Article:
Coronavirus and Child Arrangements
The Coronavirus crisis has impacted all aspects of our lives and for separated parents a pressing issue is how and whether to facilitate contact arrangements whilst protecting their children and complying with the Government’s lockdown rules.
The Family Court has now issued guidance about complying with Child Arrangements Orders given that the country is experiencing this unprecedented public health crisis. Basically, the expectation is that parents will care for their children sensibly and safely during the crisis and especially when deciding arrangements about when their children spend time with each of their parents.
The Government’s “Rules on Staying at Home and Away from Others” should clearly be observed and these rules in general make provision that it is no longer permitted for a person, which includes a child, to be outside their home for any purpose other than essential shopping, daily exercise, medical need or attending essential work. The rules further explain that, “Where parents do not live in the same household, children under the age of 18 can be moved between their parents’ homes”.
There is therefore an exception to the stay at home rule when it comes to moving children between parents’ homes. However, this does not mean that children must be moved between homes and the decision whether a child should be moved between parents’ homes is one for the parents to make after a sensible assessment of all the circumstances including the child’s present health, the risk of infection and whether they (parents and children) are going to be exposed to any vulnerable people in either household.
The key advice to parents during this crisis is to communicate with one another and agree upon a good, practicable solution. Whereparents acting in agreement conclude that any arrangements set out in a Child Arrangements Order should be temporarily varied then they are free to do so. Where parents reach such an agreement then it would be advisable to record this in writing (for example, in an e-mail or text message) and to confirm that the new arrangement will only take place during the present crisis and that when normal times return the previous arrangements will resume.
If parents are unable to agree any temporary variation, but where one parent is sufficiently concerned that complying with a Child Arrangements Order would be against the current Government advice and put their child at risk, then that parent may decide to vary the arrangement to one that they consider safe. However, such parent will need to explain the decision and show that it was reasonable, appropriate and sensible and especially if the decision is questioned by the other parent after the event in the Family Court. The Family Court will, if necessary, look at all circumstances surrounding the decision to establish whether the parent making the decision to vary has acted reasonably and sensibly.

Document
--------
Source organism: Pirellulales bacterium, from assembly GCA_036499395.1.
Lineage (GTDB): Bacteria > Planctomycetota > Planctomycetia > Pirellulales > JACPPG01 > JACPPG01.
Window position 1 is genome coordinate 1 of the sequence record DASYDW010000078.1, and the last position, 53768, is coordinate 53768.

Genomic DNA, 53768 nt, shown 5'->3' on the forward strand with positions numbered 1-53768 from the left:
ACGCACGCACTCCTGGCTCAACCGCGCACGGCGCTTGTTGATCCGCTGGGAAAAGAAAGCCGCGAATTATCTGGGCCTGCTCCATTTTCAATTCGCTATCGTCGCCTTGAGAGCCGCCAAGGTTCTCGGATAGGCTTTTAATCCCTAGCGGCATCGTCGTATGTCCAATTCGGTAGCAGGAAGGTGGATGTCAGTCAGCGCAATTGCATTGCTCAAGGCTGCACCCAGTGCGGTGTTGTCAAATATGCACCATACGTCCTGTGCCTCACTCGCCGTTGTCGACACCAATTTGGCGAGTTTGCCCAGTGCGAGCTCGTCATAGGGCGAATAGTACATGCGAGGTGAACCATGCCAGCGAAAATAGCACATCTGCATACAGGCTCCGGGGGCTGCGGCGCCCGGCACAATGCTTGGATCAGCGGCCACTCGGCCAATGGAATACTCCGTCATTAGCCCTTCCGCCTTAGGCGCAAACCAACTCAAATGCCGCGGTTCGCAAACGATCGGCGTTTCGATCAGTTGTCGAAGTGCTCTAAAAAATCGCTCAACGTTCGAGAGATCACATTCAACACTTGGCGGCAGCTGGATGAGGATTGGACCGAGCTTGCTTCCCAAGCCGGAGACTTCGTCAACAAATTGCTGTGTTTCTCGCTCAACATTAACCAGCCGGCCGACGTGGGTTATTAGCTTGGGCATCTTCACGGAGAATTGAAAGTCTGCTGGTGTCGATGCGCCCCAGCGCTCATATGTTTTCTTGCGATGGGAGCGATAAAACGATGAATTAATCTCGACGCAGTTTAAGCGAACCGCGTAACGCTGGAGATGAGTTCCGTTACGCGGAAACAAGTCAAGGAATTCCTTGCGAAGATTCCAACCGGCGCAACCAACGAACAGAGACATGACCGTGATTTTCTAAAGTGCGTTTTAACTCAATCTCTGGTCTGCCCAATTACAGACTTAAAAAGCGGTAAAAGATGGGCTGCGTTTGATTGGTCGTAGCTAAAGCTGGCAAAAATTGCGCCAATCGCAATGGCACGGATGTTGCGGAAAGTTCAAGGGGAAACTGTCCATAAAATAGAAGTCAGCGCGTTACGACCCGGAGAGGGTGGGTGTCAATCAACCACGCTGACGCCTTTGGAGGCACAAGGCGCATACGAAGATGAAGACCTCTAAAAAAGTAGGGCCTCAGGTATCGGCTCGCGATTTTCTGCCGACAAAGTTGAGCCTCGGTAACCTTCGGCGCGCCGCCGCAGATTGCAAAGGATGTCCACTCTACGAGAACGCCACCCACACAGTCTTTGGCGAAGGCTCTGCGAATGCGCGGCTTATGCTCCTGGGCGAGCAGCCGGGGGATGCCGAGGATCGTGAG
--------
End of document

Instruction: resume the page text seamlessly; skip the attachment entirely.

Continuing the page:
Where there is a variation of any Child Arrangements Order, either by agreement or not, and a child does not get to spend time with both its parents as set out in an order, the Family Court will nevertheless expect that alternative arrangements be made so that regular contact is maintained. Today’s society offers many ways for staying in contact safely: Facetime, Skype, WhatsApp, online family games and activities in addition to routine telephone calls and e-mails. All of these ways of staying in touch should be encouraged and used to ensure that children remain in regular, safe contact with both their parents during these difficult times. Every situation will be different and what works for one set of
parents may not work for another. The key message is for parents to ensure that regular contact continues through safe and sensible alternative arrangements if necessary.
Here at Oliver Fisher we want everyone to stay safe and healthy. We are continuing to provide clients and others with access to legal and professional advice and assistance and our Family Team continues to offer a full service on all family law matters. If we can assist with any enquiries or assistance, please contact us on 0203 219 0145 or at firstname.lastname@example.org.